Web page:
Joseph E. Uscinski, Karen Douglas, and Stephan Lewandowsky
An overwhelming percentage of climate scientists agree that human activity is causing the global climate to change in ways that will have deleterious consequences both for the environment and for humankind. While scientists have alerted both the public and policy makers to the dangers of continuing or increasing the current rate of carbon emission, policy proposals intended to curb carbon emission and thereby mitigate climate change have been resisted by a notable segment of the public. Some of this resistance comes from those not wanting to incur costs or change energy sources (i.e., the carbon-based energy industry). Others oppose policies intended to address climate change for ideological reasons (i.e., they are opposed to the collectivist nature of the solutions usually proposed). But perhaps the most alarming and visible are those who oppose solutions to climate change because they believe, or at least claim to believe, that anthropogenic climate change is not really happening and that climate scientists are lying and their data is fake.
Resistance, in this latter case, sometimes referred to as climate “skepticism” or “denialism,” varies from region to region in strength but worldwide has been a prominent part of a political force strong enough to preclude both domestic and global policy makers from making binding efforts to avert the further effects of anthropogenic climate change. For example, a 2013 poll in the United States showed that almost 40% believed that climate change was a hoax.
Climate skeptics suggest the well-publicized consensus is either manufactured or illusory and that some nefarious force—be it the United Nations, liberals, communists, or authoritarians—want to use climate change as a cover for exerting massive new controls over the populace. This conspiracy-laden rhetoric—if followed to its logical conclusion—expresses a rejection of scientific methods, scientists, and the role that science plays in society.
Skeptic rhetoric, on one hand, may suggest that climate skepticism is psychological and the product of underlying conspiratorial thinking, rather than cognitive and the product of a careful weighing of scientific evidence. On the other hand, it may be that skeptics do not harbor underlying conspiratorial thinking, but rather express their opposition to policy solutions in conspiratorial terms because that is the only available strategy when arguing against an accepted scientific consensus. This tactic of calling into question the integrity of science has been used in other scientific debates (i.e., the link between cigarette smoking and cancer).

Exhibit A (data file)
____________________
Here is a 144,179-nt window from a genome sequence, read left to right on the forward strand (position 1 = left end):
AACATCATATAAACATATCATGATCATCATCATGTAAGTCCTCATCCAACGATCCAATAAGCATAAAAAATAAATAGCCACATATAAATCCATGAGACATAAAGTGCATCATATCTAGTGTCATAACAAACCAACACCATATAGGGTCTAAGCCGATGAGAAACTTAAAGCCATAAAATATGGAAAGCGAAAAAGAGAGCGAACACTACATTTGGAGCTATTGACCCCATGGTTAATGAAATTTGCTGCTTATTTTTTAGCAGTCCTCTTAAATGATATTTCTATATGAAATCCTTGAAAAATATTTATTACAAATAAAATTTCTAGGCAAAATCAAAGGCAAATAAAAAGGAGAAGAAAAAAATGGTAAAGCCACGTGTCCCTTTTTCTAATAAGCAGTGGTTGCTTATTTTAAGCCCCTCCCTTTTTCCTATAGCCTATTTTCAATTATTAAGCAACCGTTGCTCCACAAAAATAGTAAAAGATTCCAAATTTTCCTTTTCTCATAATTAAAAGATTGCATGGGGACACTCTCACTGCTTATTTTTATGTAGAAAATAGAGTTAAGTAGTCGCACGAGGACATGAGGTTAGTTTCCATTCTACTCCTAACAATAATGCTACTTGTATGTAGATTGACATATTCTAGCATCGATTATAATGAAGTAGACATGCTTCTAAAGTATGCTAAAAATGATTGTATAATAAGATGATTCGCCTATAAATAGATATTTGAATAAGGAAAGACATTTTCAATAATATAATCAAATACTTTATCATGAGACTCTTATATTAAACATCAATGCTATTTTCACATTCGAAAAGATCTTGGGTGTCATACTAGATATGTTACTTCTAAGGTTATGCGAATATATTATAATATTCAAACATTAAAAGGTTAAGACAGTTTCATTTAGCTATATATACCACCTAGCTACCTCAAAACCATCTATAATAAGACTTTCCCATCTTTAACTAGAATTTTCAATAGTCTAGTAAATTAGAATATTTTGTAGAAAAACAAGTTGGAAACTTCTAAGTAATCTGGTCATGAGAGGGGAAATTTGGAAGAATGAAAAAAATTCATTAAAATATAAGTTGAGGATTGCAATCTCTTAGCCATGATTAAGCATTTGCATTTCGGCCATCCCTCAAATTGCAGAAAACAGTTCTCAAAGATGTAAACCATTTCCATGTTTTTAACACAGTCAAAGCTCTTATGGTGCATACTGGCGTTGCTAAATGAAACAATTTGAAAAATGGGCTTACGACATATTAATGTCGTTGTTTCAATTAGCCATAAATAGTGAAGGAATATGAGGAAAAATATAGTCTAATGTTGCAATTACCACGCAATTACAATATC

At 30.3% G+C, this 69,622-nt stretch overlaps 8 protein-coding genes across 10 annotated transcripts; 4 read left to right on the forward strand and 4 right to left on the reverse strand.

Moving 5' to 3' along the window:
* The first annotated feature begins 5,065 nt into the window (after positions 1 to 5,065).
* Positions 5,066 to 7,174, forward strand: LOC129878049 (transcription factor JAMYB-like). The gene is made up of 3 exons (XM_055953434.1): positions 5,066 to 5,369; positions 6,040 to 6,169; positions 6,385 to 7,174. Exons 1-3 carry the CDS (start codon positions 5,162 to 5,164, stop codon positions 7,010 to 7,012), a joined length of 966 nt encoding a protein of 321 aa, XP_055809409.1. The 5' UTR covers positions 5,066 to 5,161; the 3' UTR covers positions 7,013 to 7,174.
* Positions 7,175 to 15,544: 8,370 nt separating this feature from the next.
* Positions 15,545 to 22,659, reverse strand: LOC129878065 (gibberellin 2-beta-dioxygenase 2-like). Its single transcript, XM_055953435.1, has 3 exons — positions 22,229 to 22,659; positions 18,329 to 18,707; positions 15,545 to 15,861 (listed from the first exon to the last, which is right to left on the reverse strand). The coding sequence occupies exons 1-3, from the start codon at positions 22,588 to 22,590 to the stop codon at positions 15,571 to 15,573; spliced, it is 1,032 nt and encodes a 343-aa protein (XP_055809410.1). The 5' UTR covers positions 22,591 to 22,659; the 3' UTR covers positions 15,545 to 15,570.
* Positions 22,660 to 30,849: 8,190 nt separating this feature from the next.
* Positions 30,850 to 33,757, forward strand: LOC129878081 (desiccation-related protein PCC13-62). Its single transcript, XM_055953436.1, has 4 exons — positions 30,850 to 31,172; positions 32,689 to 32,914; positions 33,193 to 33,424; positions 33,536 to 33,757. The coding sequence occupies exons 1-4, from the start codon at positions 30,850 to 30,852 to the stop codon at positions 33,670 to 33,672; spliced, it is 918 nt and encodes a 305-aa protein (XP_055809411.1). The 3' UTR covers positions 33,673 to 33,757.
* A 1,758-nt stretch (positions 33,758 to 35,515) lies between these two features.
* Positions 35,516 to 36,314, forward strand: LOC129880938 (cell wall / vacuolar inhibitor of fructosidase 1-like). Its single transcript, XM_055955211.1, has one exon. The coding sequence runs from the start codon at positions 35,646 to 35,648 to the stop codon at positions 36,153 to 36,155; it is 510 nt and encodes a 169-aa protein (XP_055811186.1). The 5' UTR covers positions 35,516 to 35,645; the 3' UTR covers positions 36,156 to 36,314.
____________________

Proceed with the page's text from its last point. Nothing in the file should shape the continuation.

Opinion surveys, however, support the view that climate change denialism is driven at least partially by underlying conspiratorial thinking. Belief in climate change conspiracy theories also appear to drive behaviors in ways consistent with the behaviors of people who think in conspiratorial terms: Climate change conspiracy theorists are less likely to participate politically or take actions that could alleviate their carbon footprint. Furthermore, some climate skeptics reject studies showing that their skepticism is partially a product of conspiratorial thinking: They believe such studies are themselves part of the conspiracy.
Tim Rayner and Andrew Jordan
The European Union (EU) has long claimed, with some justification, to be a leader in international climate policy. Its policy activities in this area, dating from the early 1990s, have had enormous influence within and beyond Europe. The period since ca. 2000 in particular has witnessed the repeated emergence of policies and targets that are increasingly distinct from national ones and sometimes globally innovative. They encompass a wide array of instruments (e.g., market-based, informational, voluntary, as well as regulatory). Policy development has been motivated by a mixture of concerns: to avoid national differences in policy causing distortions of the EU’s internal market; to enhance the domestic legitimacy of the wider project of European integration; to improve energy security; and to increase economic competitiveness through “ecological modernization.” Climate policy has also offered a means to enhance the standing of the EU as a global actor. The EU has, in general, been influential in international negotiations, for example, in its promotion of the 2°C warming limit and advocacy of emission reduction “targets and timetables.” In turn, its own policy has been shaped by developments at global level, as with the surprisingly enthusiastic adoption of the “flexible mechanism” of emissions trading. However, it is becoming increasingly apparent that acute challenges to policy coherence and effectiveness—applying to emerging policy on adaptation, as well as mitigation—lie ahead in a Europe that is more polarized between its more environmentally conscious Member States and those in central and eastern Europe who have extracted significant concessions to protect their fossil fuel–intensive sectors. Although the Paris Agreement of 2015 offers an important opportunity to “ratchet up” the ambition of EU policy, it is proving to be a difficult one to seize.